Dental Disease in Dogs and Cats

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With more than 2/3 of cats and 3/4 of dogs having dental disease. It is the biggest health care problem in our pets— and the incidence is increasing.

According to the Banfield Pet Hospital State of Pet Health 2016 Report, the incidence of dental disease has increased more than 20% in the last 10 years.  Dental disease includes any health condition affecting the mouth, such as inflammation, tarter, gingivitis, periodontal disease and tooth abscess. Pets with dental disease can develop bad breath and experience pain when eating. Dental disease can lead to high levels of bacteria in the mouth, which can enter the blood stream, causing blood infection and organ damage. It can increase the risk of diabetes complications and the risk of problems during pregnancy and even increase the risk of developing cancer.

Older dogs and small and short-nosed breeds are at higher risk. Highly processed manufactured pet food, especially those with large amounts of sugar and carbohydrates (includes cereals or grains) also increase the risk of dental disease. Many commercial pet foods contain 40% of these dental disease-causing products.

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Various recommendations have been made for ways to prevent dental disease.  By using these strategies, pet owners can avoid costly and risky dental surgeries, including dental cleaning requiring anesthesia.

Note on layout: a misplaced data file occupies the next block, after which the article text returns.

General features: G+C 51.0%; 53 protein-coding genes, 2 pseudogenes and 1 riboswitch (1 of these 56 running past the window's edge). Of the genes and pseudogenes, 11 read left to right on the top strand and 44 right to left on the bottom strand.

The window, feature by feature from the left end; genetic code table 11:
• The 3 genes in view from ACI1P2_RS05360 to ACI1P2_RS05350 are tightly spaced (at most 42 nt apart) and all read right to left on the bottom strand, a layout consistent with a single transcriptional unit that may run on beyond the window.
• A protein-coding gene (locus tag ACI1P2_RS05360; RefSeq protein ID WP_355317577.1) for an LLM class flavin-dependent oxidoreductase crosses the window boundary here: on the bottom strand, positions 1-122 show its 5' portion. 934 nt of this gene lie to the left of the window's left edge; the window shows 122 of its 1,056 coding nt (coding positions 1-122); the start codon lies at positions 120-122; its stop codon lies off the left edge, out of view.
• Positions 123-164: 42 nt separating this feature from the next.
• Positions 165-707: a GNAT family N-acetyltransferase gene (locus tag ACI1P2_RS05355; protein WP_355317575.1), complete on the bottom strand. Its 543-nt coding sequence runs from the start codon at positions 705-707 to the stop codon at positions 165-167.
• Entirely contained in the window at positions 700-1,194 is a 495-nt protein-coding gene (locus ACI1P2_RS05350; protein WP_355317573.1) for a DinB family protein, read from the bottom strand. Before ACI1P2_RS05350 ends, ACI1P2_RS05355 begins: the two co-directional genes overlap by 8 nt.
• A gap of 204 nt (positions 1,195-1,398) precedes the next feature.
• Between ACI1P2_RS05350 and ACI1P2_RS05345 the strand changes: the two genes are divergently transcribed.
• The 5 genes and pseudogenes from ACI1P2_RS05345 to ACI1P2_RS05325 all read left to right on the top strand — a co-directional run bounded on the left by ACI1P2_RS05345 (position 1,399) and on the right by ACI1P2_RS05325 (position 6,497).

• Add fish oil to the diet to reduce gum inflammation.
  • Feed a species-appropriate diet. Some veterinarians report significant improvement in dental health when switching from kibble to a raw diet.
  • Offer safe chew toys made of rubber (not plastic)
  • Brush teeth or rub teeth and gums with a gauze-wrapped finger regularly using dental products developed for pets.
  • Offer raw bones (beef marrow or knuckle bones, chicken wings or backs, gizzards), strips of dehydrated muscle meat or chews, or fully digestible dental chews. Limit chewing time to less than 15 minutes daily to reduce the risk of tooth damage in power chewers.
  • Perform routine inspection of the teeth and mouth to check for foul breath, inflammation, unusual lumps or bumps, or damaged teeth. Address any problems promptly.

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